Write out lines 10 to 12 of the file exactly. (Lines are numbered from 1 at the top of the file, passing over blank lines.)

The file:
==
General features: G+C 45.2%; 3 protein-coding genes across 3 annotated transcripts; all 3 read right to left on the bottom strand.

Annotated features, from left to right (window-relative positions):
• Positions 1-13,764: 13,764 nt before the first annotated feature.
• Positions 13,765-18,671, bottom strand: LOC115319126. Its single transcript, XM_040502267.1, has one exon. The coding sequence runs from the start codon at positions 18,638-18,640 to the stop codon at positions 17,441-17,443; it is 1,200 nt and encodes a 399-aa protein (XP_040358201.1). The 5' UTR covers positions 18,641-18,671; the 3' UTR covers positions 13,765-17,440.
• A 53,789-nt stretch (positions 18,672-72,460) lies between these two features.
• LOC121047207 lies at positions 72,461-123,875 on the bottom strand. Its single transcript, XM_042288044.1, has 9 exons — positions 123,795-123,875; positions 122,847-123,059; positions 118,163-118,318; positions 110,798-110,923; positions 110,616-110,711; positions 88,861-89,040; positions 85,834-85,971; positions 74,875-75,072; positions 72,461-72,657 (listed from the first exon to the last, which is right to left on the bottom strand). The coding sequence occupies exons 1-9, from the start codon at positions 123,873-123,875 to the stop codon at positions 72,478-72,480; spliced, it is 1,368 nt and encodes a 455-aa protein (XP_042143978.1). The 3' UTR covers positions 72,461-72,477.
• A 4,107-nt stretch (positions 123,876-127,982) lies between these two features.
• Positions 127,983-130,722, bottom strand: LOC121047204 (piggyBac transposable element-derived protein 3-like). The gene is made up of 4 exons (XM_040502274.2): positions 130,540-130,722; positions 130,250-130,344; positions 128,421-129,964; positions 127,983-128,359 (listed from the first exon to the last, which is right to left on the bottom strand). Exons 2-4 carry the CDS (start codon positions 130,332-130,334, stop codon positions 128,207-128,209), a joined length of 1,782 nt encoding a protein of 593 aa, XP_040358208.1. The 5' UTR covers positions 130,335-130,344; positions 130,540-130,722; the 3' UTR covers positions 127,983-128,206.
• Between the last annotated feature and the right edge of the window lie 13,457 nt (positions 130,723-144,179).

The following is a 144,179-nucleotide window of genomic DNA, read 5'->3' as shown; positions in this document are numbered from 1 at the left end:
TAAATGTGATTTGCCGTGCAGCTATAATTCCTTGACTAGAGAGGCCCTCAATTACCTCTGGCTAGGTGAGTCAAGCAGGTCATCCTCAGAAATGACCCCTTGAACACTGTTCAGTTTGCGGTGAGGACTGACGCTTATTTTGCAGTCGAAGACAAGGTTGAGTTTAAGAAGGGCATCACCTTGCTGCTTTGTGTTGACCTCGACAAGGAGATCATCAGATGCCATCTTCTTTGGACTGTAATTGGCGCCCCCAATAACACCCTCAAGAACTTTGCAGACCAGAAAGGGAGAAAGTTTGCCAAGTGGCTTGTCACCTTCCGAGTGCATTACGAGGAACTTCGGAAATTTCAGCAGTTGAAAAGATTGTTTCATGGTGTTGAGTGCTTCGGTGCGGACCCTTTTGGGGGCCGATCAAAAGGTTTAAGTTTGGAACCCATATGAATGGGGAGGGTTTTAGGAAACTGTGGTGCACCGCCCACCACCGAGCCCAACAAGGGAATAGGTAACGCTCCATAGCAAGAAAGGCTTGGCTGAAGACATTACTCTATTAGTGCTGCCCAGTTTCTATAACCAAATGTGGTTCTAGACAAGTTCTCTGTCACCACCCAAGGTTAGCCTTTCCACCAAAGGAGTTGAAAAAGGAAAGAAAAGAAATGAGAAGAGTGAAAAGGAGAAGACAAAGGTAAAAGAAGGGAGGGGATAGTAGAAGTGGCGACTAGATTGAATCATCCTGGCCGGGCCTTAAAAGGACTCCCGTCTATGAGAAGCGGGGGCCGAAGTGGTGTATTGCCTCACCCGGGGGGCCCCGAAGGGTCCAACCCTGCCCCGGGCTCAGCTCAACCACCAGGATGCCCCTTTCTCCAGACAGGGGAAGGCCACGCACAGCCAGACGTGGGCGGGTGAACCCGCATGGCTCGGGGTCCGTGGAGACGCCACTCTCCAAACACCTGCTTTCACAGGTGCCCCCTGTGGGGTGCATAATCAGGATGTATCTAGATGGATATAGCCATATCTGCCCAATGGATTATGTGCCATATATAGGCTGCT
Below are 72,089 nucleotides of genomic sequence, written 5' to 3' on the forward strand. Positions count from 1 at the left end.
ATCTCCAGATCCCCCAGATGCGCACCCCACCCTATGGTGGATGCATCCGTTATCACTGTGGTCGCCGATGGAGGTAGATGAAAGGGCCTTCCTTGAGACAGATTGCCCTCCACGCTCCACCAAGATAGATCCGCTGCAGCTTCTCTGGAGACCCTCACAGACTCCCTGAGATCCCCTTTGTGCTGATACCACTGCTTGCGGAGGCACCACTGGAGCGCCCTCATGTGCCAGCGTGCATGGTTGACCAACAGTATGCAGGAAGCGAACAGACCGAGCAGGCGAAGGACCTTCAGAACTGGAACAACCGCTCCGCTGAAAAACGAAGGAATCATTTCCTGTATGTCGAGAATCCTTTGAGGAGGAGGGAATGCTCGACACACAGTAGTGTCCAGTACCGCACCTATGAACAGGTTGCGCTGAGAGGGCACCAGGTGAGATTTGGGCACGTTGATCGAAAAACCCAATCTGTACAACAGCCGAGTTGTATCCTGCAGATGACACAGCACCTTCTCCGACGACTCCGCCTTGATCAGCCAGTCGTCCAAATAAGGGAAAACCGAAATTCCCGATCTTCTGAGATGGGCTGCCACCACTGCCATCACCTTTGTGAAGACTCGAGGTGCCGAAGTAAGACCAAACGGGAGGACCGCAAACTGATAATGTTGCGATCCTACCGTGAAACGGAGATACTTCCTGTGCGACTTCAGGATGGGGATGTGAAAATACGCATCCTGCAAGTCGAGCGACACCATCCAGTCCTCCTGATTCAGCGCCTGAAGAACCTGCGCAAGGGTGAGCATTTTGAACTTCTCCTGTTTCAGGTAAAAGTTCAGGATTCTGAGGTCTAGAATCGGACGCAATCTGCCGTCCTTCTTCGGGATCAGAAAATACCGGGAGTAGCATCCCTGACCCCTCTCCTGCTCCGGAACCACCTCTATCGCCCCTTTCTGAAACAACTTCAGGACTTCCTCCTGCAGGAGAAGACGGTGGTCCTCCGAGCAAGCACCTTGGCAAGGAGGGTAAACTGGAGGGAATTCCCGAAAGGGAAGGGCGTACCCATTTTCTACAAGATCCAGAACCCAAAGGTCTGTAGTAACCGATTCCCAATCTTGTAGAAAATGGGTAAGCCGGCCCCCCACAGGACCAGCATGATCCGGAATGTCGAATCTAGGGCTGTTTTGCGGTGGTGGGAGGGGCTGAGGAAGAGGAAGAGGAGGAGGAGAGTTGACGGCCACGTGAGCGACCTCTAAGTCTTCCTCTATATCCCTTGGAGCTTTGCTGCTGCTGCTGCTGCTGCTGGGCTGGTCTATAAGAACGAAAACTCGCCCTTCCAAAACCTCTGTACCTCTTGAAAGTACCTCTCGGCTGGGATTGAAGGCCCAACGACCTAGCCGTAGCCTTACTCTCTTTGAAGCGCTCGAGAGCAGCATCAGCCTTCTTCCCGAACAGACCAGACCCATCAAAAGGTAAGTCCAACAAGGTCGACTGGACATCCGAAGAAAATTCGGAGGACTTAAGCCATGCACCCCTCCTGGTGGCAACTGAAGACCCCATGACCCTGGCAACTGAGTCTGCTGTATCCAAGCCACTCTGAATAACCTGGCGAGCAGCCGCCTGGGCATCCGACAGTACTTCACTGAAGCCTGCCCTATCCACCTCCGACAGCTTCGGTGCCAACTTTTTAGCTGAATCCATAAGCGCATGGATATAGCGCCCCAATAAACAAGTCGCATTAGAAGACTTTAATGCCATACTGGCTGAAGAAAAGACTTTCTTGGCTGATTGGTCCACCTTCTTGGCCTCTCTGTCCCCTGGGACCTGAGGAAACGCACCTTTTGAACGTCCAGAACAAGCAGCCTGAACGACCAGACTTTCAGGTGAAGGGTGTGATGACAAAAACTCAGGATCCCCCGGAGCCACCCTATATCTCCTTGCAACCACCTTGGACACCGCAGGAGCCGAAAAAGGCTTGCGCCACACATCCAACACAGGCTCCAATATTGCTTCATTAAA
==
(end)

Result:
The following is a 144,179-nucleotide window of genomic DNA, read 5'->3' as shown; positions in this document are numbered from 1 at the left end:
TAAATGTGATTTGCCGTGCAGCTATAATTCCTTGACTAGAGAGGCCCTCAATTACCTCTGGCTAGGTGAGTCAAGCAGGTCATCCTCAGAAATGACCCCTTGAACACTGTTCAGTTTGCGGTGAGGACTGACGCTTATTTTGCAGTCGAAGACAAGGTTGAGTTTAAGAAGGGCATCACCTTGCTGCTTTGTGTTGACCTCGACAAGGAGATCATCAGATGCCATCTTCTTTGGACTGTAATTGGCGCCCCCAATAACACCCTCAAGAACTTTGCAGACCAGAAAGGGAGAAAGTTTGCCAAGTGGCTTGTCACCTTCCGAGTGCATTACGAGGAACTTCGGAAATTTCAGCAGTTGAAAAGATTGTTTCATGGTGTTGAGTGCTTCGGTGCGGACCCTTTTGGGGGCCGATCAAAAGGTTTAAGTTTGGAACCCATATGAATGGGGAGGGTTTTAGGAAACTGTGGTGCACCGCCCACCACCGAGCCCAACAAGGGAATAGGTAACGCTCCATAGCAAGAAAGGCTTGGCTGAAGACATTACTCTATTAGTGCTGCCCAGTTTCTATAACCAAATGTGGTTCTAGACAAGTTCTCTGTCACCACCCAAGGTTAGCCTTTCCACCAAAGGAGTTGAAAAAGGAAAGAAAAGAAATGAGAAGAGTGAAAAGGAGAAGACAAAGGTAAAAGAAGGGAGGGGATAGTAGAAGTGGCGACTAGATTGAATCATCCTGGCCGGGCCTTAAAAGGACTCCCGTCTATGAGAAGCGGGGGCCGAAGTGGTGTATTGCCTCACCCGGGGGGCCCCGAAGGGTCCAACCCTGCCCCGGGCTCAGCTCAACCACCAGGATGCCCCTTTCTCCAGACAGGGGAAGGCCACGCACAGCCAGACGTGGGCGGGTGAACCCGCATGGCTCGGGGTCCGTGGAGACGCCACTCTCCAAACACCTGCTTTCACAGGTGCCCCCTGTGGGGTGCATAATCAGGATGTATCTAGATGGATATAGCCATATCTGCCCAATGGATTATGTGCCATATATAGGCTGCT
Below are 72,089 nucleotides of genomic sequence, written 5' to 3' on the forward strand. Positions count from 1 at the left end.